The amount of scammery that goes on when the government and industry
scheme together is unmeasureable, simply monumental. And, no I cannot
think of ONE person in a position of authority in industry, and very damned
few in government, I trust to do something jointly. Take the Dell deal. I
immediately forecast the Dell would rub their faces in it - Dell is a really
hard, tough negotiator - might better want to negotiate with John Gotti.
NC had and has dummies negotiating for us. Is that purposeful? Yes.
Is there a level playing field--hold on I am rolling on the floor. The fix is
always in, always.

So spare me, (I am a radical progressive - a Jacobin) if you will, the stuff of
"industry and government cooperation". Cui bono! That is the only question
to understand what took place. Who had the power and wanted the
benefit. Our government has forsaken antittrust. Corporations are citizens
under the 14th Amendment in one of the most egregious mucking with the
books ever done.

Industry and government should square off across the negotiating table, with
advantage to the government in every case, and with a stiff limit to the
pettifoggers that industry can bring to the table. And, should industry lie,
hit it with fraud, felonies.

Your article is fog sir, fog. It is a part of the deliberate confusion and noise
in the environment designed to confuse, delay, obfuscate. You may mean well
but I think you may not have some grasp of the real situation, whether you
block it, or not. I just wanted to simplify this whole concept for you. I presume
that industry is habituated to criminal intent and action at all times. I further
presume that it is through bribery and cunning disarmed legislators and
governments to the advantage of industry. And, I presume that in the upper
echelons of the elite, Dem or Repub, they convince themselves it is all for the
greater good of some so and so like me, and mine. Calvin and Savanarola
thought that way as they burned people, quartered them. Nothing changes
and the idiot on bottom gets the shaft.

Not one cent or help to any industry. Income tax at 12% or higher. Control
corporate behaviours at the border -- if they dont play our game, they dont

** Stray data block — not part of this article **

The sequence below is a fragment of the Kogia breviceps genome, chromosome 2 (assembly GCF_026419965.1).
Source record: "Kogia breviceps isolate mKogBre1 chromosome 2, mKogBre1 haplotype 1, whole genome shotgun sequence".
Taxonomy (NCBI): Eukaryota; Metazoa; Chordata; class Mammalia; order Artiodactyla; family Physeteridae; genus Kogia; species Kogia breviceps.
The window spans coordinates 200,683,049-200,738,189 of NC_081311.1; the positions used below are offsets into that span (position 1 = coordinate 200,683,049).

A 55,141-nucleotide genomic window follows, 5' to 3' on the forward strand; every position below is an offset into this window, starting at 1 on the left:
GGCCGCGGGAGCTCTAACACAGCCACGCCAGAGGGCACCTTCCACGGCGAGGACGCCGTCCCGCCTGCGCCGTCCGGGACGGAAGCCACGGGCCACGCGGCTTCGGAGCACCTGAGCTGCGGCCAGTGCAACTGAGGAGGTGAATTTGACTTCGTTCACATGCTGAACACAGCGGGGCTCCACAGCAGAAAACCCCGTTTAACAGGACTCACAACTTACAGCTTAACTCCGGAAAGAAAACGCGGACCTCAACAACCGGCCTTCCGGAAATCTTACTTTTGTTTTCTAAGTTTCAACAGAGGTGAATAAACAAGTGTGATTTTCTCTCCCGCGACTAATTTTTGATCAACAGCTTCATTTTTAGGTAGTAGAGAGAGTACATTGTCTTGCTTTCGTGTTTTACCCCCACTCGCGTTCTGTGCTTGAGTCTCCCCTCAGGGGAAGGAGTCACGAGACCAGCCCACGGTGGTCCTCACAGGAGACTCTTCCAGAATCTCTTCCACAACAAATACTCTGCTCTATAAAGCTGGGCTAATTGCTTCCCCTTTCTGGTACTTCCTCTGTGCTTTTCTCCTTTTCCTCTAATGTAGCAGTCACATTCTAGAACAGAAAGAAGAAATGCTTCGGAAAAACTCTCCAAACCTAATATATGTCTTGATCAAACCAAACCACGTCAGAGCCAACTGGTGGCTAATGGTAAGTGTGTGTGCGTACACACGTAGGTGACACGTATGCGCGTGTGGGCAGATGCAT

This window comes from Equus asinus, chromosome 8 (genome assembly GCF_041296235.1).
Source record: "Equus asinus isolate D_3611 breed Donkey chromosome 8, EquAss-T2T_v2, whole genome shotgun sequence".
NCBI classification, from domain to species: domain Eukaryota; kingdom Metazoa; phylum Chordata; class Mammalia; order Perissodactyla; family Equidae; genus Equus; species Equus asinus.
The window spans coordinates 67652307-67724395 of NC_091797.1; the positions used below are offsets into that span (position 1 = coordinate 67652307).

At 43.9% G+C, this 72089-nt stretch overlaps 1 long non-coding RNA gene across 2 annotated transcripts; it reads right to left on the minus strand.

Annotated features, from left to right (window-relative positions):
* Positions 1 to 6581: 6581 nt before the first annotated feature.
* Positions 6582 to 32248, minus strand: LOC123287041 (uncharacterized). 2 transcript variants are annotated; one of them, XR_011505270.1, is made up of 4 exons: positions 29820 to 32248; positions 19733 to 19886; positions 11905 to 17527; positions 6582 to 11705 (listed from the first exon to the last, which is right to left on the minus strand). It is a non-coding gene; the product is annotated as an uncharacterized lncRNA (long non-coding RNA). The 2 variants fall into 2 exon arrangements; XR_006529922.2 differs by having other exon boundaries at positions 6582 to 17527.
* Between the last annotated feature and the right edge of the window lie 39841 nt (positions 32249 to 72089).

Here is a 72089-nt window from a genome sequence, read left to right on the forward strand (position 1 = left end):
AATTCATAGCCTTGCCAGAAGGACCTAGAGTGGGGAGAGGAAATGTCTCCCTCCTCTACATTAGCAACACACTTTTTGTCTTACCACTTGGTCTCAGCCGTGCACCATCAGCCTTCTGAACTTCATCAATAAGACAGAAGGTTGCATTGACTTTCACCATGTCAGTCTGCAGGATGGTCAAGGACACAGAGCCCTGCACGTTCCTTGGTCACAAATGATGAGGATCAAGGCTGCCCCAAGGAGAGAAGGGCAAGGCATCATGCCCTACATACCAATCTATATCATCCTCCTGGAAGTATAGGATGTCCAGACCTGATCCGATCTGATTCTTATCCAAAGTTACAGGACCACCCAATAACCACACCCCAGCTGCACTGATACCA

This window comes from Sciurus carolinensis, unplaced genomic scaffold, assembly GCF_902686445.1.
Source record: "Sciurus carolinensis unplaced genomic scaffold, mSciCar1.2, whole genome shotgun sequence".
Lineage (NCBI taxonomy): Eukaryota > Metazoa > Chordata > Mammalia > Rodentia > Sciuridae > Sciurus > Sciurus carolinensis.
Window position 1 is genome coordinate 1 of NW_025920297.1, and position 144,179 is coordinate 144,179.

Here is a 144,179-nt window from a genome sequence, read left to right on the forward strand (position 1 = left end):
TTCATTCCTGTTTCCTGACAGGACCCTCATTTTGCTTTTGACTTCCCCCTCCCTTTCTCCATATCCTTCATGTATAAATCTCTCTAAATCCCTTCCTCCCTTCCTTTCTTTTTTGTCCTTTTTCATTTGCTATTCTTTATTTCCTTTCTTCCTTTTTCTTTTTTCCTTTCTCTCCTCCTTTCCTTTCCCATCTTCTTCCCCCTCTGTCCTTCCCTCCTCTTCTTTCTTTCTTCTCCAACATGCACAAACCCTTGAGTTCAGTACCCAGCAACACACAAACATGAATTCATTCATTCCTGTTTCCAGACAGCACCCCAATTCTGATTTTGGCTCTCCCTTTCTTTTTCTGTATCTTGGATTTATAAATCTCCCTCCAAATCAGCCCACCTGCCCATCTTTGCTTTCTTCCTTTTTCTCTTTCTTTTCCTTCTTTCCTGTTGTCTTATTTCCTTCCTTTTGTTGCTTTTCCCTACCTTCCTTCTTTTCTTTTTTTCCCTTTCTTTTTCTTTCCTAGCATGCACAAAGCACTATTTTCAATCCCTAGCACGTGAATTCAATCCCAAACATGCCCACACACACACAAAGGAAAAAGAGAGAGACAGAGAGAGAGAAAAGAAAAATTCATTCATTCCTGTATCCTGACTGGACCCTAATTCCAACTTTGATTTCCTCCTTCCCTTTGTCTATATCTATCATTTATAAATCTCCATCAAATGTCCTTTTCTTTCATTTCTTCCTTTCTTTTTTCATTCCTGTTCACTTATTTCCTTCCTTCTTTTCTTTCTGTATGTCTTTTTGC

do business in NC. Castrate the fine people at(such as are males and that is
most of them) NCCBI and like lobbying groups hiding as nonprofits. We might
take some short term hits, but eventually, they will come -- and they will come
because the people that wanted a government that really protected them and
were smart and productive came here to live for the quality of life, which the
Home Builders mafia is destroying at great rates, insulated from impact fees
by a bought legislature.

I am not Pollyanna. I think you may well be. Your clever article, attractive to
many, has for me the markings of more propaganda - intended or not. I ask
you to rethink your position, no matter that it pays your way.

When do we make a clean break with the past and take control of the corporations that run our lives?

Well, he did reply to me, for which I give him quite a bit of credit. We will see. Perhaps we can get him on BlueNC.



Google Server Farm Goes to Caldwell

says the Greensboro News & Record at

RALEIGH (AP) — Search engine giant Google Inc. plans to spend up to $600 million to build a data center in North Carolina, state officials and the company said Friday.

The so-called "server farm" could eventually employ 210 people in a region hit hard in recent years by layoffs in the furniture and textile industries.

"We're absolutely thrilled to death for our community and our citizens," said Lenoir Mayor David Barlow. The center will be built in his city of 60,000 about 60 miles northwest of Charlotte.

"This company will provide hundreds of good-paying, knowledge-based jobs that North Carolina's citizens want," Gov. Mike Easley said in a statement. "It will help reinvigorate an area hard hit by the loss of furniture and textile jobs with 21st century opportunities."